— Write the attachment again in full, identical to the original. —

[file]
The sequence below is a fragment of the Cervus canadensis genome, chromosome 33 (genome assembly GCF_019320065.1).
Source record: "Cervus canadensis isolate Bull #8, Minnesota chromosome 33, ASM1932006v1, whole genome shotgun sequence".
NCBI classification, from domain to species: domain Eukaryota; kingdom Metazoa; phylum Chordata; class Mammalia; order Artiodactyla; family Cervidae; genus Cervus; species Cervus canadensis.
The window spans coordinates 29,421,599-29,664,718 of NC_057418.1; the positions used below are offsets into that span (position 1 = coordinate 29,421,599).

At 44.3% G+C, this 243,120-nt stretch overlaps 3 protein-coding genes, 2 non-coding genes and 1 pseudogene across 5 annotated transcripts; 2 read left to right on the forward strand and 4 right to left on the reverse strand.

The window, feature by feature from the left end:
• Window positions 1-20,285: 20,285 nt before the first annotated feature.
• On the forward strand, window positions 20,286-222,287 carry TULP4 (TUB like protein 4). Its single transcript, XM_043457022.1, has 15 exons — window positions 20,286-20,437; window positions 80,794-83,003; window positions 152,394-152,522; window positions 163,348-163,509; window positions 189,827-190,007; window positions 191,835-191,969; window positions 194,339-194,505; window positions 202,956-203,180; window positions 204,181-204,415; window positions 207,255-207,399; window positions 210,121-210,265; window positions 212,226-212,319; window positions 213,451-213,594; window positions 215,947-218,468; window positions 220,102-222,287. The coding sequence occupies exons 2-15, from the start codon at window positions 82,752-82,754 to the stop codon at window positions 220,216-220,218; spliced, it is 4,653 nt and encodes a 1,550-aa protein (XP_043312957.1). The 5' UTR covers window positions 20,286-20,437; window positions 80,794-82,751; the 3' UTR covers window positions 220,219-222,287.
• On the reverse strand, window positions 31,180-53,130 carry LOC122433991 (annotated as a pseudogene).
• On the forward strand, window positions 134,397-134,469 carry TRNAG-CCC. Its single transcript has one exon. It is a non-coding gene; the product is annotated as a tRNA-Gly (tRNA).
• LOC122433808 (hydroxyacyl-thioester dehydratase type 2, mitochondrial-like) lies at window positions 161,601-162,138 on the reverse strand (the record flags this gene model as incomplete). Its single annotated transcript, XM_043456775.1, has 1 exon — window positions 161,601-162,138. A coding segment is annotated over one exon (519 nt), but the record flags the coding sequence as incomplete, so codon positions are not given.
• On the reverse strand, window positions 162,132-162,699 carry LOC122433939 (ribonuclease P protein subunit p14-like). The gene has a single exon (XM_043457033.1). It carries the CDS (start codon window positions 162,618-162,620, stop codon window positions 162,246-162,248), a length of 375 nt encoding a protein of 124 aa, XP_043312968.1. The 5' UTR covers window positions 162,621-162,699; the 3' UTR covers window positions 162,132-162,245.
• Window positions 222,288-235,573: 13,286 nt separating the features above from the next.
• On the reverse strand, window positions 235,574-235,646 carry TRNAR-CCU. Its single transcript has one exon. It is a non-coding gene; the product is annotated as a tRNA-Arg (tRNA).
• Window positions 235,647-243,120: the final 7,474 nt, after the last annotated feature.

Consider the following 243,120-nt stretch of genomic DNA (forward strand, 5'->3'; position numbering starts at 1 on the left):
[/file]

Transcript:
The sequence below is a fragment of the Cervus canadensis genome, chromosome 33 (genome assembly GCF_019320065.1).
Source record: "Cervus canadensis isolate Bull #8, Minnesota chromosome 33, ASM1932006v1, whole genome shotgun sequence".
NCBI classification, from domain to species: domain Eukaryota; kingdom Metazoa; phylum Chordata; class Mammalia; order Artiodactyla; family Cervidae; genus Cervus; species Cervus canadensis.
The window spans coordinates 29,421,599-29,664,718 of NC_057418.1; the positions used below are offsets into that span (position 1 = coordinate 29,421,599).

At 44.3% G+C, this 243,120-nt stretch overlaps 3 protein-coding genes, 2 non-coding genes and 1 pseudogene across 5 annotated transcripts; 2 read left to right on the forward strand and 4 right to left on the reverse strand.

The window, feature by feature from the left end:
• Window positions 1-20,285: 20,285 nt before the first annotated feature.
• On the forward strand, window positions 20,286-222,287 carry TULP4 (TUB like protein 4). Its single transcript, XM_043457022.1, has 15 exons — window positions 20,286-20,437; window positions 80,794-83,003; window positions 152,394-152,522; window positions 163,348-163,509; window positions 189,827-190,007; window positions 191,835-191,969; window positions 194,339-194,505; window positions 202,956-203,180; window positions 204,181-204,415; window positions 207,255-207,399; window positions 210,121-210,265; window positions 212,226-212,319; window positions 213,451-213,594; window positions 215,947-218,468; window positions 220,102-222,287. The coding sequence occupies exons 2-15, from the start codon at window positions 82,752-82,754 to the stop codon at window positions 220,216-220,218; spliced, it is 4,653 nt and encodes a 1,550-aa protein (XP_043312957.1). The 5' UTR covers window positions 20,286-20,437; window positions 80,794-82,751; the 3' UTR covers window positions 220,219-222,287.
• On the reverse strand, window positions 31,180-53,130 carry LOC122433991 (annotated as a pseudogene).
• On the forward strand, window positions 134,397-134,469 carry TRNAG-CCC. Its single transcript has one exon. It is a non-coding gene; the product is annotated as a tRNA-Gly (tRNA).
• LOC122433808 (hydroxyacyl-thioester dehydratase type 2, mitochondrial-like) lies at window positions 161,601-162,138 on the reverse strand (the record flags this gene model as incomplete). Its single annotated transcript, XM_043456775.1, has 1 exon — window positions 161,601-162,138. A coding segment is annotated over one exon (519 nt), but the record flags the coding sequence as incomplete, so codon positions are not given.
• On the reverse strand, window positions 162,132-162,699 carry LOC122433939 (ribonuclease P protein subunit p14-like). The gene has a single exon (XM_043457033.1). It carries the CDS (start codon window positions 162,618-162,620, stop codon window positions 162,246-162,248), a length of 375 nt encoding a protein of 124 aa, XP_043312968.1. The 5' UTR covers window positions 162,621-162,699; the 3' UTR covers window positions 162,132-162,245.
• Window positions 222,288-235,573: 13,286 nt separating the features above from the next.
• On the reverse strand, window positions 235,574-235,646 carry TRNAR-CCU. Its single transcript has one exon. It is a non-coding gene; the product is annotated as a tRNA-Arg (tRNA).
• Window positions 235,647-243,120: the final 7,474 nt, after the last annotated feature.

Consider the following 243,120-nt stretch of genomic DNA (forward strand, 5'->3'; position numbering starts at 1 on the left):